My hypothesis, by constrast is, that gender plays a constitutive role in the creation of the early welfare state in Sweden and Germany. The purpose of this paper is therefore twofold: first to develop a theoretical framework which moves beyond the conceptual limitations of feminist inquiry mentioned above; and second to demonstrate its empirical usefulness in a comparative case study focusing on the emergence of protective labour legislation in both countries.

          The research strategy I pursue includes three levels of analysis: 1) processes of social and economic change; 2) political forces and institutions; 3) discourses and interpretative frameworks. My aim is to explore the mutual and complex relations among these different levels, in order to avoid a slippage into a determinist epistemology, whether conceptualized in terms of discourses, institutions or social/economic structures.

          Sweden and Germany are extremely well suited to this comparison. From the perspective of social history, they share several similarities: the tradition of a strong bureaucratic state, a weak liberal bourgeoisie, and an early political mobilization of the labour movement. With regard to the subject of inquiry, they differ considerably. Germany passed numerous gendered regulations in the field of protective legislation before 1914-- such as maternal leave in 1878 (repeatedly extended), prohibition of night work, and limitation of daily working hours for women in 1891. The Swedish development was in contrast rather modest: the first protective law in 1889 did not include any gender distinctions, a maternal leave was enacted in 1900 and women's night work was prohibited in 1909.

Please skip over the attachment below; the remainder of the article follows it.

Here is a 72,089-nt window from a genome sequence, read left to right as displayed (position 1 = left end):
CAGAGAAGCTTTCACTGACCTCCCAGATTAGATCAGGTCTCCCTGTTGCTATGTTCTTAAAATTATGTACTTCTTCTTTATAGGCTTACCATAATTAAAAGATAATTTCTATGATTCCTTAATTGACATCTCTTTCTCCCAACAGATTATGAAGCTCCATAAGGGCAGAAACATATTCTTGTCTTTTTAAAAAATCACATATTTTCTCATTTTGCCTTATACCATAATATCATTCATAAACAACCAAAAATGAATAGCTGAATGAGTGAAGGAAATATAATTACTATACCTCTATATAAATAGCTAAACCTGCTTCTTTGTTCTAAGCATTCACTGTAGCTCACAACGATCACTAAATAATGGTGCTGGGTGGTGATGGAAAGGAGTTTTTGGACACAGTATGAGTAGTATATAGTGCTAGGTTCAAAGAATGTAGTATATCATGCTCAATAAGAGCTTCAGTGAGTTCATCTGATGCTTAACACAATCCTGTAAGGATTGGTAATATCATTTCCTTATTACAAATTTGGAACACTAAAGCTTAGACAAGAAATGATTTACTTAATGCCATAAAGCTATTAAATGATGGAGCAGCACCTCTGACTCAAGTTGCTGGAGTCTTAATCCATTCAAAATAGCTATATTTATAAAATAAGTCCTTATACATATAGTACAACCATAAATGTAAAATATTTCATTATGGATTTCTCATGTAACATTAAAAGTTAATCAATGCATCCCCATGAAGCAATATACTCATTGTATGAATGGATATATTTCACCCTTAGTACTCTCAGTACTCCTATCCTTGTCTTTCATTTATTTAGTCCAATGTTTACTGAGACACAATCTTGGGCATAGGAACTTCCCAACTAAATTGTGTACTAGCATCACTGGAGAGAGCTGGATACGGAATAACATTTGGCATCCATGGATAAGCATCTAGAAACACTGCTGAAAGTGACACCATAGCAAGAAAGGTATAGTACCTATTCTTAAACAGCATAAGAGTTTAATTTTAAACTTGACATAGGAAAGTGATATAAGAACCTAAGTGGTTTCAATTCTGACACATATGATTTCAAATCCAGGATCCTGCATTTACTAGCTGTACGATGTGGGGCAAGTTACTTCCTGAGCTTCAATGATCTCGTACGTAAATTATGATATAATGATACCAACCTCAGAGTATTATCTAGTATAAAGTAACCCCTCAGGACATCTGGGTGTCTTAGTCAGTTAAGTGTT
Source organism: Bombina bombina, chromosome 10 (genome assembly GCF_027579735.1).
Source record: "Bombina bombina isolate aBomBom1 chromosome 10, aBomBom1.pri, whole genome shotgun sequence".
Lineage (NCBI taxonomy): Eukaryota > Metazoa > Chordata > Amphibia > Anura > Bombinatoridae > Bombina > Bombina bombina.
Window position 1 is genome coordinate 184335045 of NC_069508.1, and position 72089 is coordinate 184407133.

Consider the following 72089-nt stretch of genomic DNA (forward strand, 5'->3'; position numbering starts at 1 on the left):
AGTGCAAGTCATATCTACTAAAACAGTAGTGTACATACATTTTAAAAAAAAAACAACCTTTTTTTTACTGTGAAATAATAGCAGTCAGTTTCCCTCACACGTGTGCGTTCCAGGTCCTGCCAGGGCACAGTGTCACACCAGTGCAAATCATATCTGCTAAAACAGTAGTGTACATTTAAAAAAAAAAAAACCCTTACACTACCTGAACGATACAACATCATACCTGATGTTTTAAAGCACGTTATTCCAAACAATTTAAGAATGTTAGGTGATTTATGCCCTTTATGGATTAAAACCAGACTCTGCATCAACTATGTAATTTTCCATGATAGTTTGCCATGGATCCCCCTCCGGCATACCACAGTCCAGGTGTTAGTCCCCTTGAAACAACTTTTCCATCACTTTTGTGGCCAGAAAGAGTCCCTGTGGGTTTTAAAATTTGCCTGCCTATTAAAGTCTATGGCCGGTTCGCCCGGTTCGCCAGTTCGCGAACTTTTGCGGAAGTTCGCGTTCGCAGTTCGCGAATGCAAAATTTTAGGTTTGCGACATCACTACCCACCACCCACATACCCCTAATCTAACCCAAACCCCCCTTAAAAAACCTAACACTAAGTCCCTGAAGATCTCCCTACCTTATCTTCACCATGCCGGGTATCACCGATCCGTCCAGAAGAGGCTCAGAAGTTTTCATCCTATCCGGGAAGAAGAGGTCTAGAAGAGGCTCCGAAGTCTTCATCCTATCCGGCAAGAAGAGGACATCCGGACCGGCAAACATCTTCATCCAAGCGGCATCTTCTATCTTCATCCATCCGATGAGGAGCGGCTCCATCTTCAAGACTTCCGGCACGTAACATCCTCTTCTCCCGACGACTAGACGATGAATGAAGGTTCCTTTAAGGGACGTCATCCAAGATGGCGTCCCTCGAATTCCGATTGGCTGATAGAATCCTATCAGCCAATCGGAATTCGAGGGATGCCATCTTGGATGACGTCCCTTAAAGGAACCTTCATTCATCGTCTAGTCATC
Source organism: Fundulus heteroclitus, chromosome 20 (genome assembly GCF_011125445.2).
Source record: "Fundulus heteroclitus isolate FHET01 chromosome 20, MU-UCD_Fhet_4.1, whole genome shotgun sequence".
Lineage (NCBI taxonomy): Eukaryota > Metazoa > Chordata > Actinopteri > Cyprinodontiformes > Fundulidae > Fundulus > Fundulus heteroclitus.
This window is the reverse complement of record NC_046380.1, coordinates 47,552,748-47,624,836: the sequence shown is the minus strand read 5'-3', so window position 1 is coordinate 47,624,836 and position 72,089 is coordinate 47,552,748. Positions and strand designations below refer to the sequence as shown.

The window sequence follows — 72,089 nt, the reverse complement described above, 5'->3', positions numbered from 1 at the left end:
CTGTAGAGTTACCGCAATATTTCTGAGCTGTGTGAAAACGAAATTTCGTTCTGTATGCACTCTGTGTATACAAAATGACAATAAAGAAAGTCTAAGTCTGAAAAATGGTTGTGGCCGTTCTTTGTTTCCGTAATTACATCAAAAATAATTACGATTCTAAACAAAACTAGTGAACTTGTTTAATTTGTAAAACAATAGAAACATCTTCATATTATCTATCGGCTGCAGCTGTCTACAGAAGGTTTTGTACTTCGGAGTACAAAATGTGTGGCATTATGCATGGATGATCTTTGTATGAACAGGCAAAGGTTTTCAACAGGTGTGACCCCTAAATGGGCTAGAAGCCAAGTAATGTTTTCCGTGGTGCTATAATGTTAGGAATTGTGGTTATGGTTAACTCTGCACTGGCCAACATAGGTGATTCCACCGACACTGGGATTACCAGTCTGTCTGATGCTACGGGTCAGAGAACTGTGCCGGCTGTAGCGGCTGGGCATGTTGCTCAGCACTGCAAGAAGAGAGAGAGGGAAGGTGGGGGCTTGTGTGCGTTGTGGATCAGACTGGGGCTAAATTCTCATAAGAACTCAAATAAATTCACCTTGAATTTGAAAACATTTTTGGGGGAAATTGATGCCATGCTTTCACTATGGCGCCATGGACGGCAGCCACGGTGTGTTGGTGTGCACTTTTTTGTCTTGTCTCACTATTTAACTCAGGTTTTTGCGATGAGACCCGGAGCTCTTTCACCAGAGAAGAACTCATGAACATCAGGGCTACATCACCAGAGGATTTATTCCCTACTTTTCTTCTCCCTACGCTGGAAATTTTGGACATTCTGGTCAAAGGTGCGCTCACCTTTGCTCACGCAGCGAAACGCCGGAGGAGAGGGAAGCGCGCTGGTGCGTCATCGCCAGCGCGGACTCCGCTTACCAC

This analysis shows that the policy differences between the two countries can not be adequately explained in terms of socioeconomic structures indicated, by e.g. women's employment rates. The legal differences correspond to variations in formations of national discourses. Demands for protective legislation in Germany were formulated in a gender specific way from the outsest. This was not the case in Sweden. Characteristic of the German debate was an early enmeshment of moral with scientific discourses defining women's factory work as undesirable and harmful for the female and social body, as well as an explicitly articulated masculine political interest. The interpretative  frameworks of the Swedish dabate were quite different. This is well illustrated by the strategies of the early labour movements in both countries. The close relations between the Swedish and German labour movements led Swedish social democracy to take over the Gotha programme though with one notable exeption however: the paragraph demanding special protective legislation for women was excluded.